6 Things to Consider When Planning a Vegetable Garden From Scratch
Updated: Apr 11
Vegetable gardening is so rewarding in many ways! Not only are you providing healthy, nutritious food for you and your family (and maybe even enough for your friends!) but it can also be very peaceful and therapeutic, encouraging you to get fresh air and exercise while doing something you enjoy (at least I hope you enjoy it!). If you want to grow your own food but are unsure how to start your own vegetable garden let me share with you a few things I have learned over my years of gardening!
Supplies to Grow a Vegetable Garden
The requirements needed to grow your own vegetable garden are simple, soil, water, sunlight and seeds. Truly, if you want to grow your own food, that is all that is needed! The amount of space, hours of sunlight and quality of your soil will determine what you can grow, how much you can grow and how well your plants will grow.
1. Choosing a Location for your Vegetable Garden
When searching out the ideal location for your new vegetable garden things to consider include hours of sunlight (for gardening in zone 3 Alberta, the more hours of sunlight the better!), access to water, soil quality, predators (If deer may be a problem check out How to Keep Deer out of Your Garden) and roots from existing trees. (I made the mistake of establishing my garden in a location that is close to poplar trees. NOT a good idea! Each spring my raised beds are filled with new poplar tree roots! I even had poplar roots growing right through my potatoes!)
2. Garden Soil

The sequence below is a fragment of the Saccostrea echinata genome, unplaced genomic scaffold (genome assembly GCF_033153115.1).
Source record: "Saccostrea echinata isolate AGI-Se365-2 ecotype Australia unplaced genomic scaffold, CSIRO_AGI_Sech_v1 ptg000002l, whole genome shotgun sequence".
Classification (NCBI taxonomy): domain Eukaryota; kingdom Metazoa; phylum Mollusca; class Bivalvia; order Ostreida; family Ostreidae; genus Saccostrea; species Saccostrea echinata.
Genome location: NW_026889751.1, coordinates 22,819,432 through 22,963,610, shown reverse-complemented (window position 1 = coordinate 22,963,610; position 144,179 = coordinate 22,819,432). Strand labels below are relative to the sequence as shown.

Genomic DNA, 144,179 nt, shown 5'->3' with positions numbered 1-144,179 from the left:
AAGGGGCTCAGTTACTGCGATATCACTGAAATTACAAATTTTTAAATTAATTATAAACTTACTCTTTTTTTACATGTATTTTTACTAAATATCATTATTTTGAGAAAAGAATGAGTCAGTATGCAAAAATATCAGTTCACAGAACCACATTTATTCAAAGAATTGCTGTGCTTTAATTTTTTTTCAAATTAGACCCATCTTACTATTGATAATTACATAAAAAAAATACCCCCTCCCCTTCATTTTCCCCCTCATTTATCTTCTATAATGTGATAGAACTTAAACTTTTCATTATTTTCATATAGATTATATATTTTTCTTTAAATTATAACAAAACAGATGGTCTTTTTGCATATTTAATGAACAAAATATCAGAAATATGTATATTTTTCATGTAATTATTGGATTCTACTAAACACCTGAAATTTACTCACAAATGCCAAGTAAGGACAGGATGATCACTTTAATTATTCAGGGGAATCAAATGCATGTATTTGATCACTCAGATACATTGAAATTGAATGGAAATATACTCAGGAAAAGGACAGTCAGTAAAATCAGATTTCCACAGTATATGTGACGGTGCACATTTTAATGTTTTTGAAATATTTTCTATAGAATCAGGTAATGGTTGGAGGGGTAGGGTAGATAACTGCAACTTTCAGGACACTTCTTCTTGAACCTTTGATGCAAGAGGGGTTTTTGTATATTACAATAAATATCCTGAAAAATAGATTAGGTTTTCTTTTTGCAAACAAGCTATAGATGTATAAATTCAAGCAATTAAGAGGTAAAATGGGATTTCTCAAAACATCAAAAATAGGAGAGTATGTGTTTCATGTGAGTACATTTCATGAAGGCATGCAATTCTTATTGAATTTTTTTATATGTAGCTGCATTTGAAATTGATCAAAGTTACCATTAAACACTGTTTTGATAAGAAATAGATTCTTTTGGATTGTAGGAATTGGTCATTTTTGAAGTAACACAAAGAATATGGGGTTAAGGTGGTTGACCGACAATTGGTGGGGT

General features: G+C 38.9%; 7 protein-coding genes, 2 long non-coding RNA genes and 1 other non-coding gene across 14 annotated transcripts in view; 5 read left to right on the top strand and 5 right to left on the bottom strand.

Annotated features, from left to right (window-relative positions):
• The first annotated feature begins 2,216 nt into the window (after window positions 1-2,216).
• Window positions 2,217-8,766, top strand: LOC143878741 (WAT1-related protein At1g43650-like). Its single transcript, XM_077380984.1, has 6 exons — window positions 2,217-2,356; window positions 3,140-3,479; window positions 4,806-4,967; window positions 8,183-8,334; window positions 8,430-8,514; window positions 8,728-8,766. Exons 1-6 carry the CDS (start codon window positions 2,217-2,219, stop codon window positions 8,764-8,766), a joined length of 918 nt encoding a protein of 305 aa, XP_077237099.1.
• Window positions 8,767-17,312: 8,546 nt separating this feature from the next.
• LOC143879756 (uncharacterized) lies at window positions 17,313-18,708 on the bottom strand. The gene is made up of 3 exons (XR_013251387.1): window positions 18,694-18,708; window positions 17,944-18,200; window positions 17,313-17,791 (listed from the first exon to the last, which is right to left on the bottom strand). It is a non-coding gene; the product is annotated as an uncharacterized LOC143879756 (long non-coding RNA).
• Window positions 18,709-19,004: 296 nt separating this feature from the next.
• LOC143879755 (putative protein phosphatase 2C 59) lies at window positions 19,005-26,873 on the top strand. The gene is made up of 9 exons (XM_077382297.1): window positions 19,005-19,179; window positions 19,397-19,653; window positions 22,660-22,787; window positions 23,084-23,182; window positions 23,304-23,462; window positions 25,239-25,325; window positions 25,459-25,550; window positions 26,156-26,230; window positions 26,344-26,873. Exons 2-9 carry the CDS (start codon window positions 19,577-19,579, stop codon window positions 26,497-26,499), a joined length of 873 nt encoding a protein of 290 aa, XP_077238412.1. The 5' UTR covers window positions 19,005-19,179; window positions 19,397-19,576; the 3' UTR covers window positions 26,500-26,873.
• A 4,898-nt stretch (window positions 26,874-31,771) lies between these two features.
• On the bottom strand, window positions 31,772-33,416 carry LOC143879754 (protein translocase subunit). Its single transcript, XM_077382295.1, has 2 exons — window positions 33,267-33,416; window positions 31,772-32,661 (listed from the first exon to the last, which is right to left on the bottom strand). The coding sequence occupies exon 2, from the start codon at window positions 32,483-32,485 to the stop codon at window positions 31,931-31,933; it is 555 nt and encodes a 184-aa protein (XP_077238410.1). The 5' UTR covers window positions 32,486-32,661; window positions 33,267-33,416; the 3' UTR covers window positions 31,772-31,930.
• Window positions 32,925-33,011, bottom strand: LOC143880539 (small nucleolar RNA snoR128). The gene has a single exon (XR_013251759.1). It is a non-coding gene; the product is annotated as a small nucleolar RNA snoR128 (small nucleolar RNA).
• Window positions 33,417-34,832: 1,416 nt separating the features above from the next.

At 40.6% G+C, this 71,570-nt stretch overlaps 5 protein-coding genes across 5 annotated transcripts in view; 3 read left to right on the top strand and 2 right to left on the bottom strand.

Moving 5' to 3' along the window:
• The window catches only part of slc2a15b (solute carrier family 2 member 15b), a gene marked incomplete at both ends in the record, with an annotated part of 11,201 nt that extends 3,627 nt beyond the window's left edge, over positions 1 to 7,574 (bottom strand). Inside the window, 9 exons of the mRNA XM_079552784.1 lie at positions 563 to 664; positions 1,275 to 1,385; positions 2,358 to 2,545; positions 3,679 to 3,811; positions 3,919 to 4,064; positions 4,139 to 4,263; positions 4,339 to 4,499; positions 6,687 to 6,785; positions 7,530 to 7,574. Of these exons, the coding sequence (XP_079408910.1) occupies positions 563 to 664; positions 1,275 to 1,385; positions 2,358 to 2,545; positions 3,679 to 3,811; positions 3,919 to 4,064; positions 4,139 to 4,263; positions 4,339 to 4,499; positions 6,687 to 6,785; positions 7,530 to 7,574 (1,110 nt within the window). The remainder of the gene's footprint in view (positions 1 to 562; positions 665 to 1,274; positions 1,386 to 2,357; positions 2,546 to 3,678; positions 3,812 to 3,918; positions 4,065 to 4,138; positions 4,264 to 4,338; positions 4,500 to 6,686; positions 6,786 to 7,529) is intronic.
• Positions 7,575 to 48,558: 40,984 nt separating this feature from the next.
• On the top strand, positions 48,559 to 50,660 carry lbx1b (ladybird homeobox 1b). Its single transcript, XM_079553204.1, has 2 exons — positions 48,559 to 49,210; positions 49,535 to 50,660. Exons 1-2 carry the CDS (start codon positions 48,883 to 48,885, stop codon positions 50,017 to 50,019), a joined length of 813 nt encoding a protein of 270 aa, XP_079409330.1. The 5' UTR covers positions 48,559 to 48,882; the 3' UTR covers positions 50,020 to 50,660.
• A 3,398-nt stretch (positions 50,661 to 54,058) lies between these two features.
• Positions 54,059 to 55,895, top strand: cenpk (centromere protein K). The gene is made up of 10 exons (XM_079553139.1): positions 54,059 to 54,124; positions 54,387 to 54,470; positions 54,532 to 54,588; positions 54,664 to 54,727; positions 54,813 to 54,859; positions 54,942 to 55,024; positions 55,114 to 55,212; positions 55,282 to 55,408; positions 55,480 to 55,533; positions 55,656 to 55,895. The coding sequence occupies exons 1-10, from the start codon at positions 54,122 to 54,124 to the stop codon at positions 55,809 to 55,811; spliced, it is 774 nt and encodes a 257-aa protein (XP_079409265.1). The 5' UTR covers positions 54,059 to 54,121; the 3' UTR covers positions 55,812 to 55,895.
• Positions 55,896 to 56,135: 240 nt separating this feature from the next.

Unlike the potting soil you use for your flower pots, garden soil needs to have organic matter to provide nutrients for your vegetable plants in order to grow flourishing vegetable plants. If you are building an in-ground garden try simply adding a good quality compost to your existing soil. If you are building raised garden beds a good vegetable garden soil mix can be made from 1/3 topsoil, 1/3 compost and 1/3 peat moss. For more on garden soil and amending existing poor quality read this.
Most vegetables need at least 6 to 8 hours of direct sunlight to grow well. Your first choice for your vegetable garden should be a southern exposure. This will give you the most heat and sunlight. If that is not possible choose western or eastern exposure. If you have a small backyard with only eastern or northern sunlight it will be difficult to grow vegetables. If the area you have to garden with has 6 hours of sunlight or less a day check out Vegetables that will Grow in Shade.
Choose a garden location within range of water hoses. When possible, use rain water to water your vegetable garden. If not on a well, tap water contains chlorine and often fluoride, both of which are toxic to plants. Rain water pH is slightly acidic, making it the ideal pH for most vegetables. Rain water also contains micronutrients and minerals that benefit plants.
5. Raised Beds vs. In-Ground Vegetable Gardens
Whether you wish to build a raised bed or an in-ground vegetable garden is simply a matter of preference. The top 4 things to consider when choosing what type of garden is best for you include:
Your Back - I find working and weeding in raised beds so much easier on my back and body than in-ground gardens!
Your Soil - If you have exceptionally poor soil (clay, rocky or alkaline) it may be worthwhile to build a raised bed to grow your vegetables in.